4. Broadband growth and storage growth should in theory be proportional but I think that this proportionality will only become clear when the market has matured. At the moment, I think we have only scratched the tip of the iceberg in terms of what the Internet can do for us as citizens and what it can do for corporations. New applications such as You Tube will skew the proportionality metric and so will corporations’ growing realisation that their data networks are vulnerable to natural disaster requiring more sophisticated disaster recovery plans. In our submarine cable space, people are building new cable systems to meet growing demand but they are also building route diversity. For example, TeleGreenland is building a cable which will connect Canada to Iceland via Greenland and Farice, a Faroese / Icelandic company is building a cable from Iceland to Denmark with a view to creating a diverse transatlantic route with data centers in Iceland running on low-cost geothermal power.

  5. @Funny T-Shirts
    Even a small proportion of China’s population still a substantial proportion of the internet population, and those that do have broadband access tend to be a very technology-savvy group.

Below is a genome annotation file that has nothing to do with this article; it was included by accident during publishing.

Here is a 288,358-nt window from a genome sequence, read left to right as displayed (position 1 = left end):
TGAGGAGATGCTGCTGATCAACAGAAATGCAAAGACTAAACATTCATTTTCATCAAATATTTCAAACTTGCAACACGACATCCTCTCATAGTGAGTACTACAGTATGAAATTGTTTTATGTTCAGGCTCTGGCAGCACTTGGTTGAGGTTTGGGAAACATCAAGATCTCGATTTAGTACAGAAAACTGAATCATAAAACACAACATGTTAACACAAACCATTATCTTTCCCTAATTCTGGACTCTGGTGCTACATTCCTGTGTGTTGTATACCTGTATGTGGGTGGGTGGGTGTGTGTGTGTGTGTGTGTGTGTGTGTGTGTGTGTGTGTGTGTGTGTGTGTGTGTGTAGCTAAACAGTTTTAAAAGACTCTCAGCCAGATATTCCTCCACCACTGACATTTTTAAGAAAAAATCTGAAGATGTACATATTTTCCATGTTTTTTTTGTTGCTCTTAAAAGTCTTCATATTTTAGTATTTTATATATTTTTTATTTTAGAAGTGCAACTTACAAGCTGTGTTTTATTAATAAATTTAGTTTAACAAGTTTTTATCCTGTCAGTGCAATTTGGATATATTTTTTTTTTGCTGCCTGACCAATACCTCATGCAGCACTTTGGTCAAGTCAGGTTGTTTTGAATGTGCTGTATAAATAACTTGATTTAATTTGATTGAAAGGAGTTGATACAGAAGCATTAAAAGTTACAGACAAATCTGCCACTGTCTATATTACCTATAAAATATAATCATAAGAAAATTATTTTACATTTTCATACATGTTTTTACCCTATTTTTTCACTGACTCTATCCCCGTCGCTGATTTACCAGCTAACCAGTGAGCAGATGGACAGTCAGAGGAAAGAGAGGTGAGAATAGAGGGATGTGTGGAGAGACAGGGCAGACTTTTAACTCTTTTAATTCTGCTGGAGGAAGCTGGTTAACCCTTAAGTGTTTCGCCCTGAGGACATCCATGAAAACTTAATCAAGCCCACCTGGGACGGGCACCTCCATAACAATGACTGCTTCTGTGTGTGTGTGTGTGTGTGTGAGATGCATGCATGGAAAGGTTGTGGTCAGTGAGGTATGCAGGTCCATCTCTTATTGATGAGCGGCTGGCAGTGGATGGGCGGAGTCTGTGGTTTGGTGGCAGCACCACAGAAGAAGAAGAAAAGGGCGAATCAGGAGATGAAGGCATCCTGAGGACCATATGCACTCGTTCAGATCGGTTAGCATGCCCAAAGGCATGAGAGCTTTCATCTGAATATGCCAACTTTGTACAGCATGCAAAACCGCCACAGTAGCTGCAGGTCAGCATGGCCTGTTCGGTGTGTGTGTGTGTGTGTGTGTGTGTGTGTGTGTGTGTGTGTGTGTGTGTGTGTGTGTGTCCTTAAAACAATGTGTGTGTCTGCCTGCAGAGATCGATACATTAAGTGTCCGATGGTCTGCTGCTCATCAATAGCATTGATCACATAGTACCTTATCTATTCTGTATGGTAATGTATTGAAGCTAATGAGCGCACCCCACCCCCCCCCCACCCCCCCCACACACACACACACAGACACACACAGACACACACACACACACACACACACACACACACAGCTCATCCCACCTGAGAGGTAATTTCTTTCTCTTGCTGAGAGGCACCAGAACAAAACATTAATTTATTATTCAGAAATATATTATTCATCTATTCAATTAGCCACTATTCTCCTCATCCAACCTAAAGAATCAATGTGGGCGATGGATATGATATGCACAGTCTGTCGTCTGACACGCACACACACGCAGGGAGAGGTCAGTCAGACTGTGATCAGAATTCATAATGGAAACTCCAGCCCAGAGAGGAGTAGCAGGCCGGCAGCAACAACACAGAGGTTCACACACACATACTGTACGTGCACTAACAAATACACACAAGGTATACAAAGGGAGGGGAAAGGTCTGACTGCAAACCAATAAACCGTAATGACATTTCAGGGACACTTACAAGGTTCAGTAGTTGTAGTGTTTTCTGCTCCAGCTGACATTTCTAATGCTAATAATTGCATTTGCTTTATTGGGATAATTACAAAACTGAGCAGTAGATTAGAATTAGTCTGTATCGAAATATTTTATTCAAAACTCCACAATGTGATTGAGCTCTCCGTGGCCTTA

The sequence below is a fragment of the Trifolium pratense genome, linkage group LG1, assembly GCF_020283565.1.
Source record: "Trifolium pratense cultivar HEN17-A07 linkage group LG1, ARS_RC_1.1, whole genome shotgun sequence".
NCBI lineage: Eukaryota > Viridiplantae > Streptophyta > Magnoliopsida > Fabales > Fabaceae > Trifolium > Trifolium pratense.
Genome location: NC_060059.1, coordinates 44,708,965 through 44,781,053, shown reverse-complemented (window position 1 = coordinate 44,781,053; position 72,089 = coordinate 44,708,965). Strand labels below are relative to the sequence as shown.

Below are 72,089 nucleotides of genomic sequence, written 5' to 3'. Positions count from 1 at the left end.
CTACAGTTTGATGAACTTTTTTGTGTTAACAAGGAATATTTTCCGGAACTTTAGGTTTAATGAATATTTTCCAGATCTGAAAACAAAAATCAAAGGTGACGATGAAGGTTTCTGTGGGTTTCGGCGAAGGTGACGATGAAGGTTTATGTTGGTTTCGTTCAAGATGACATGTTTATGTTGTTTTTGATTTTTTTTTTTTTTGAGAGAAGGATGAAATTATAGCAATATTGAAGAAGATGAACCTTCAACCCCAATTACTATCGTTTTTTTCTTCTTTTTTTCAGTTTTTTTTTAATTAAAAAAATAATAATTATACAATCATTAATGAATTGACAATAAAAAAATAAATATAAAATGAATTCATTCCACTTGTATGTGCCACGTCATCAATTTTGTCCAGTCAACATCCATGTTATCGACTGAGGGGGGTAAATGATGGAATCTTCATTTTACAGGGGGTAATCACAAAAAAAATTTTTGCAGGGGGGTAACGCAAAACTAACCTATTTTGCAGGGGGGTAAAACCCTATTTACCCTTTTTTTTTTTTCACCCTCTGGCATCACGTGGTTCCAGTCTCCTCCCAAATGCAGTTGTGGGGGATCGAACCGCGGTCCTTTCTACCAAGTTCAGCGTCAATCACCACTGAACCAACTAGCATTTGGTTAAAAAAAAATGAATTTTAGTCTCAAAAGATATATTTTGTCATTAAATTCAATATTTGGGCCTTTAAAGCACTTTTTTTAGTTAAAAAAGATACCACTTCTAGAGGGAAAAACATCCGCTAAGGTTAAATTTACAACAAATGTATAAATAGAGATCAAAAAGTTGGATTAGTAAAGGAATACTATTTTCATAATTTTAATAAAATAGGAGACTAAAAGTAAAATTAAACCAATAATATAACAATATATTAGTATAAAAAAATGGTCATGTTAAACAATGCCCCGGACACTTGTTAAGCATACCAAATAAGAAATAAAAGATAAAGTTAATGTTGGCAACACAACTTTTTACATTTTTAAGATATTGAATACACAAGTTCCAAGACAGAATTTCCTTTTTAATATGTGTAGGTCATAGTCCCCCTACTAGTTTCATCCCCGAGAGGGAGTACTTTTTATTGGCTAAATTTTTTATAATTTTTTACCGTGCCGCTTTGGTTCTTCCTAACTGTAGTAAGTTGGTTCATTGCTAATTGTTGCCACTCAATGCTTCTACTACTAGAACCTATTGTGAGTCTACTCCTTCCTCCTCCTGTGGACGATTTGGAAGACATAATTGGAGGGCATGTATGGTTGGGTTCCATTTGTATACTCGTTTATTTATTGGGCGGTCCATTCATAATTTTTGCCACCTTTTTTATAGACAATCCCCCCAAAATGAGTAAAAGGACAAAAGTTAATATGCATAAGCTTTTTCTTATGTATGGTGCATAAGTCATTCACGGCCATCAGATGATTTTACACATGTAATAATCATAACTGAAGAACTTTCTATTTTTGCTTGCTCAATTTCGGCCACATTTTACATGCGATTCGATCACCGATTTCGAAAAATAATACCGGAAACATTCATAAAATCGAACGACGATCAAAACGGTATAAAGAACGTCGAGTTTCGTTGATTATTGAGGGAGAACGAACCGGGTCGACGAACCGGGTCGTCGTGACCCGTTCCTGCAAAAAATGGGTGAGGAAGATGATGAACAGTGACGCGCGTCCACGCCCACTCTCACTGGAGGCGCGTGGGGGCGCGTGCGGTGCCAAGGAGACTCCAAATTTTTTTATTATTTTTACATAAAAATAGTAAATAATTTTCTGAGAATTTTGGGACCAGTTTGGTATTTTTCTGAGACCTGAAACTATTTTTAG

6. Pete Steege

    Anyone know of any studies tieing broadband growth to storage growth? I see lots of similarities – wouldn’t be surprised if they’re proportional.

    Makes sense, don’t you think? A certain percent of info passed back and forth gets kept

  7. martin

    hmmm….interesting predictions – but thats all they are predictions – lottery predicitons is what we need… wouldnt take a genius to predict that internet usage will continue to increase in the near future. everyones making money out of the high usage of companies – so many providers now offering isp bonding, even qos bandwidth management to priortise and shape traffic, fibre being deployed in uk areas, internet link load balancers, voip providers, data compressioners, mpls the list is endless…………………………… would these people really exist if internet usage would grow……?